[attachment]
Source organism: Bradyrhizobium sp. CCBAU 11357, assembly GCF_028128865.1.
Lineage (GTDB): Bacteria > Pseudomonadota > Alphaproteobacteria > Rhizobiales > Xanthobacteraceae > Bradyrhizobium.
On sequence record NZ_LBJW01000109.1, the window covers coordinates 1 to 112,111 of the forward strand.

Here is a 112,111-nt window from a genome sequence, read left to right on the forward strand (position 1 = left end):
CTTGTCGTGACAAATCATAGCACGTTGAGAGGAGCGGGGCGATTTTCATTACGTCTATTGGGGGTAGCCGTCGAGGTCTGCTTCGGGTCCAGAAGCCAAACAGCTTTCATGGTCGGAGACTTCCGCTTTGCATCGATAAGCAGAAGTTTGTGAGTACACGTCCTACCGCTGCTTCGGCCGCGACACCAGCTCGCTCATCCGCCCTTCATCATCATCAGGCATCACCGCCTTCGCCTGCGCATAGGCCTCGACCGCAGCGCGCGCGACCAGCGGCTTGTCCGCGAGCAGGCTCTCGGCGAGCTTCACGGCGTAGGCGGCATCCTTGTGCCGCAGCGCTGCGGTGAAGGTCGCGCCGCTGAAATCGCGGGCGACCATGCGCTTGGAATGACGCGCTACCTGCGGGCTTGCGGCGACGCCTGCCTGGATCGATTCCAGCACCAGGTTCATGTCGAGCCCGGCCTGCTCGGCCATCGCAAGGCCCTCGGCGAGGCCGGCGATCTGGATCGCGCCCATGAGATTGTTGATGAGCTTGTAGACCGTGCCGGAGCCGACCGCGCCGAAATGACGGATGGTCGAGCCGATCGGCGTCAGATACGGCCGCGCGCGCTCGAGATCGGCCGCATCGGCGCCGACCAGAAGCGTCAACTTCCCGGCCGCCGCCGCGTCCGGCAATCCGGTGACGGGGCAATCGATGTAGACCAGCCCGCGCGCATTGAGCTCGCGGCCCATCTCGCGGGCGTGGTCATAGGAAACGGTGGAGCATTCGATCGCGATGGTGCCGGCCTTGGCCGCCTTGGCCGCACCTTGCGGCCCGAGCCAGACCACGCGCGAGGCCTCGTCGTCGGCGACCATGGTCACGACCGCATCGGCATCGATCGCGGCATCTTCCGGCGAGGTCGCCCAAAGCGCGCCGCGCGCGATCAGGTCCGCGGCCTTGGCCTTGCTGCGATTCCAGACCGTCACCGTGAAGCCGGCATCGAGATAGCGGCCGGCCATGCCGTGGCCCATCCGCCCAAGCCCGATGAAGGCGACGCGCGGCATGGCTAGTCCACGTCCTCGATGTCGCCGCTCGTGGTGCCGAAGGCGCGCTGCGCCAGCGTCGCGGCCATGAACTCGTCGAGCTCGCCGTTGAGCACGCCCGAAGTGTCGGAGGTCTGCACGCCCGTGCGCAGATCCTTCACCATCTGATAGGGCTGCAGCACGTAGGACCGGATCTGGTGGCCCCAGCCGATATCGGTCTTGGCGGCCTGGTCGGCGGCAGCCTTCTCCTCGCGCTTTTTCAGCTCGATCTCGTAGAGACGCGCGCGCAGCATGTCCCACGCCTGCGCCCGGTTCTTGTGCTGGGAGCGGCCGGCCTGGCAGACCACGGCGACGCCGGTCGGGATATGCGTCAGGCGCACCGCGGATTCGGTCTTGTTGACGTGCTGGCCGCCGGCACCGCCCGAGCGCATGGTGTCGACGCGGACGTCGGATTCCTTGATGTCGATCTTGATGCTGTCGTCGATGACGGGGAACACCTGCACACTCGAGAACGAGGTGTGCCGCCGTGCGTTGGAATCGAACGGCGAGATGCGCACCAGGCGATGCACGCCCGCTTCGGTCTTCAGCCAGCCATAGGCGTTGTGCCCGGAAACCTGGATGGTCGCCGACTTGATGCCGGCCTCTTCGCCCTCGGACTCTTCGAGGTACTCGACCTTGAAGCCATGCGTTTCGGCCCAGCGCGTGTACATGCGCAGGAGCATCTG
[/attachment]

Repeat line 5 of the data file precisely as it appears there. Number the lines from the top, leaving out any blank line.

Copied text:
CTTGTCGTGACAAATCATAGCACGTTGAGAGGAGCGGGGCGATTTTCATTACGTCTATTGGGGGTAGCCGTCGAGGTCTGCTTCGGGTCCAGAAGCCAAACAGCTTTCATGGTCGGAGACTTCCGCTTTGCATCGATAAGCAGAAGTTTGTGAGTACACGTCCTACCGCTGCTTCGGCCGCGACACCAGCTCGCTCATCCGCCCTTCATCATCATCAGGCATCACCGCCTTCGCCTGCGCATAGGCCTCGACCGCAGCGCGCGCGACCAGCGGCTTGTCCGCGAGCAGGCTCTCGGCGAGCTTCACGGCGTAGGCGGCATCCTTGTGCCGCAGCGCTGCGGTGAAGGTCGCGCCGCTGAAATCGCGGGCGACCATGCGCTTGGAATGACGCGCTACCTGCGGGCTTGCGGCGACGCCTGCCTGGATCGATTCCAGCACCAGGTTCATGTCGAGCCCGGCCTGCTCGGCCATCGCAAGGCCCTCGGCGAGGCCGGCGATCTGGATCGCGCCCATGAGATTGTTGATGAGCTTGTAGACCGTGCCGGAGCCGACCGCGCCGAAATGACGGATGGTCGAGCCGATCGGCGTCAGATACGGCCGCGCGCGCTCGAGATCGGCCGCATCGGCGCCGACCAGAAGCGTCAACTTCCCGGCCGCCGCCGCGTCCGGCAATCCGGTGACGGGGCAATCGATGTAGACCAGCCCGCGCGCATTGAGCTCGCGGCCCATCTCGCGGGCGTGGTCATAGGAAACGGTGGAGCATTCGATCGCGATGGTGCCGGCCTTGGCCGCCTTGGCCGCACCTTGCGGCCCGAGCCAGACCACGCGCGAGGCCTCGTCGTCGGCGACCATGGTCACGACCGCATCGGCATCGATCGCGGCATCTTCCGGCGAGGTCGCCCAAAGCGCGCCGCGCGCGATCAGGTCCGCGGCCTTGGCCTTGCTGCGATTCCAGACCGTCACCGTGAAGCCGGCATCGAGATAGCGGCCGGCCATGCCGTGGCCCATCCGCCCAAGCCCGATGAAGGCGACGCGCGGCATGGCTAGTCCACGTCCTCGATGTCGCCGCTCGTGGTGCCGAAGGCGCGCTGCGCCAGCGTCGCGGCCATGAACTCGTCGAGCTCGCCGTTGAGCACGCCCGAAGTGTCGGAGGTCTGCACGCCCGTGCGCAGATCCTTCACCATCTGATAGGGCTGCAGCACGTAGGACCGGATCTGGTGGCCCCAGCCGATATCGGTCTTGGCGGCCTGGTCGGCGGCAGCCTTCTCCTCGCGCTTTTTCAGCTCGATCTCGTAGAGACGCGCGCGCAGCATGTCCCACGCCTGCGCCCGGTTCTTGTGCTGGGAGCGGCCGGCCTGGCAGACCACGGCGACGCCGGTCGGGATATGCGTCAGGCGCACCGCGGATTCGGTCTTGTTGACGTGCTGGCCGCCGGCACCGCCCGAGCGCATGGTGTCGACGCGGACGTCGGATTCCTTGATGTCGATCTTGATGCTGTCGTCGATGACGGGGAACACCTGCACACTCGAGAACGAGGTGTGCCGCCGTGCGTTGGAATCGAACGGCGAGATGCGCACCAGGCGATGCACGCCCGCTTCGGTCTTCAGCCAGCCATAGGCGTTGTGCCCGGAAACCTGGATGGTCGCCGACTTGATGCCGGCCTCTTCGCCCTCGGACTCTTCGAGGTACTCGACCTTGAAGCCATGCGTTTCGGCCCAGCGCGTGTACATGCGCAGGAGCATCTG